The journey continued west to Chile. I met several chilean climbers along the the way so I was sure there was going to be something to climb on. Like Argentina, Chile is a huge country. We stopped in Poerto Varas on the way to Santiago. Not far from here is probably the best climbing in the coutry, Cochamo (atleast so I was told). But as time was not enough, we had to move on to the capital.
pitstop in Puerto Varas to see the famous Osorno volcano. but it was too misty and time was too short to do any climbing. next time…
Santiago de Chile is situated just below the Andes and not far from the ocean -it seemed like a good place for a climber. After living in a tent for about a month it was nice to move into a house with a pool outside and no need to cook. It also became clear that there were several crags not too far from the city: el Arrayan, Las Chilcas, La Mina etc. It ended up being a very plesant stay indeed, although I soon stared missing the simple life in the tent, far from the city pulse.
heading up Cajon Del Maipo with the crew from the chilean climbing mag ”Escalando”: Christian, Maria, Erick. here taking the obligatory empanada break.
the approach to ”la Mina” (some 2 hours from Santiago) with the San José volcano in the background.
climbing in ”la Mina” with wild winds and scenery. photo: Christian Moscoso/Escalando mag
Lucho Birkner warming up in Las Chilcas. This was the best (and ”oldest” place around, about 1 hour from Santiago) in my opinion: steep conglomerate, but maybe not the nicest area as it’s near a highway.
climbing some fantastic routes at the ”Desplomalandia” sector in Las Chilcas. photo: Mateo Barrenengoa
parts of the Santiago climbing crew. below: with the local hermit Eduardo and his dog at Las Chilcas.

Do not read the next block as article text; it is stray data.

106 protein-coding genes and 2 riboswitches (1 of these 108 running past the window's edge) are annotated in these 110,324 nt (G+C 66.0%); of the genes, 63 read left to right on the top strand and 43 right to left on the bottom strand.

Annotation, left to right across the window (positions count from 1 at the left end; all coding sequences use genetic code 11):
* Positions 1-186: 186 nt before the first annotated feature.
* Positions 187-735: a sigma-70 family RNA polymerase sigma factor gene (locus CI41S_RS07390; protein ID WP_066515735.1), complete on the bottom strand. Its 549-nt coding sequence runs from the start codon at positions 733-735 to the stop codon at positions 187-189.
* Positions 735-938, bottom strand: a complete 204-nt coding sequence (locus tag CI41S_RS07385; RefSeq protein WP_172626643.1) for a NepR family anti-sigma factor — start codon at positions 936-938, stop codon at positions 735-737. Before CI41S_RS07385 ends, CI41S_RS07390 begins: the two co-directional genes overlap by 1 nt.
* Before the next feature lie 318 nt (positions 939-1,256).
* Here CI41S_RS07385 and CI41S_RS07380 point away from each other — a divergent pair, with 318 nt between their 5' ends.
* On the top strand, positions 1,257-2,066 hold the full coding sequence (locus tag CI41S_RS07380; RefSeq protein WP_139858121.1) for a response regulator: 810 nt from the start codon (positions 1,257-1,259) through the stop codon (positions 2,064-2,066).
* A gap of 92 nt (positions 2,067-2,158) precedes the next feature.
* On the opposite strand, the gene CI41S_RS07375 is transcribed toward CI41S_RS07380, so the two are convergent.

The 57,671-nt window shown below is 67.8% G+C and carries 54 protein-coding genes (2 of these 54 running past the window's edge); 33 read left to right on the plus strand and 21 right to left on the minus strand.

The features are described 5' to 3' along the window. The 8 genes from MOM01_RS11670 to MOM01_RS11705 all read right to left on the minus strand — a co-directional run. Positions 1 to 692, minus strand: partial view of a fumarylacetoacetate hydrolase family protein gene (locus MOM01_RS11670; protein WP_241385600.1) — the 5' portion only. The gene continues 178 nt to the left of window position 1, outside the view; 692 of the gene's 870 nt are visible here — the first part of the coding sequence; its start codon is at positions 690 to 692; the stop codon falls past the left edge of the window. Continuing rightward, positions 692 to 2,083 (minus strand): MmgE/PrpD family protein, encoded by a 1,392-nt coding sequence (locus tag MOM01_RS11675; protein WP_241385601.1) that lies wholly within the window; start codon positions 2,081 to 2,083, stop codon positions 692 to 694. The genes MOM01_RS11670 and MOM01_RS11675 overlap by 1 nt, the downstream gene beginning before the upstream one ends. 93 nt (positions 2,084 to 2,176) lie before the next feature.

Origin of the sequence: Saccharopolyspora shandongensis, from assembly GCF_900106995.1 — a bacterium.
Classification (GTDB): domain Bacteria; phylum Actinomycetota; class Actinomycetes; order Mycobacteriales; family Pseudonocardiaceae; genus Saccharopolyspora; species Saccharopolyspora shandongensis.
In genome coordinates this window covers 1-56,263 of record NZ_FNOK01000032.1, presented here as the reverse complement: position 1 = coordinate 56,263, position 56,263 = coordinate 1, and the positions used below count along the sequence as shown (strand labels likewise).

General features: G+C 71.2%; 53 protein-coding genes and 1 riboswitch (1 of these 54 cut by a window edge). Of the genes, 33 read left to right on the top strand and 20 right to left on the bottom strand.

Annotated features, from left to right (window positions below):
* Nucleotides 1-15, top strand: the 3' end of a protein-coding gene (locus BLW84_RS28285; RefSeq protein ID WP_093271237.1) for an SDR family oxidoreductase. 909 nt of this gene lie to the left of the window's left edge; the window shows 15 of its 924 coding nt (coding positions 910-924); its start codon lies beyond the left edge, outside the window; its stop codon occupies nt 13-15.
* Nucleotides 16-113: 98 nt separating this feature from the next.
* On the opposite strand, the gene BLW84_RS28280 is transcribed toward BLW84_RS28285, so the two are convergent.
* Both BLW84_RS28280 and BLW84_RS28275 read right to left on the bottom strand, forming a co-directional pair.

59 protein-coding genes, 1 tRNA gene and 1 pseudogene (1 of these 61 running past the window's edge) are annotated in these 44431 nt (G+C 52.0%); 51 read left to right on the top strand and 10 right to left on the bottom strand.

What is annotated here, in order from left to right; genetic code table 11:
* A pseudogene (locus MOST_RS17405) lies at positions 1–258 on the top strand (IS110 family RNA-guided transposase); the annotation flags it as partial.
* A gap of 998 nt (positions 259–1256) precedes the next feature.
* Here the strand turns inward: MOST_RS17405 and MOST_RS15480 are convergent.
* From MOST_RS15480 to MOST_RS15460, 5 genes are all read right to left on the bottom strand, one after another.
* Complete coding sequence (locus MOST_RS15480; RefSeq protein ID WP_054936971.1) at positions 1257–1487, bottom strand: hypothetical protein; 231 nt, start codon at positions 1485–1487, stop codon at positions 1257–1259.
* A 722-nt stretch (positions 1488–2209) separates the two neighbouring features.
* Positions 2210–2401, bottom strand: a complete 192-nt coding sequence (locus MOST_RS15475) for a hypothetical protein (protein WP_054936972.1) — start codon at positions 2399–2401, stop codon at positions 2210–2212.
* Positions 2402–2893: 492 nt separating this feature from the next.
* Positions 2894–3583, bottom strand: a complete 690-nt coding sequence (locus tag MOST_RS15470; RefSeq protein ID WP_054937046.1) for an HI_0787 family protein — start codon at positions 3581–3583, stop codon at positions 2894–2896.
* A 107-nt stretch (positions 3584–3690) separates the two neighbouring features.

one last route, one last 8 for this year. although grades are a total fiction I’m still counting them for fun, and this was the 118th (between 8a-9a) for this year. I’m getting close to 1000 now, but I’m still far behind Dani’s 2500! photo: Pablo Anttila
restday in Valparaiso, near the ocean.
last days in Chile, by the Las Docas beach, with team Calera Del Tango. we lived in this amazing ”ewok” tree house.
Before heading back to Europe, we had some final days in Buenos Aires. It was time to check out the REAL tango scene. I’ve been playing tango (on the violin) since I was a kid, but the finnish version. I’m very familiar with the scene in Finland so I was really excited to see what it was like in it’s place of origin. And as this is what the city and country mainly is known for there we almost too many options to choose from, and many of them tourist traps. But with some beta from friends+intuition about these kinds of things, we seemed lucky with our choise.
heading downtown Buenos Aires with the old wooden! ”Subte” (metro) wagon.
this is where it’s happening: the San Telmo neighbourhood.
you are going to a tango concert in San Telmo but instead run into a huge candombé street party: heat, sweat, music, people!
the hip Torquato Tasso tango club.
My grandfather Eero’s (who I’ve been playing with since childhood) favourite tango song is ”La Cumparsita”, which is played both in Finland an Argentina. I’ve even named one of my routes with this name as hommage to him. So, when I found a club with this name I knew this was the place. It was a real old-school place with well dressed old men, who had their fixed seat since years back. And the waiter (and owner?) Ruben was a man with old-time manners, he made shure we had something to drink and eat during our stay (and we sat there for 4 stright hours!)
several musicians took turns playing and at least 5 different singers. the oldes maestro was this 90 year old gentleman!
It’s hard to leave a place like this. The last toast was to life -life is long!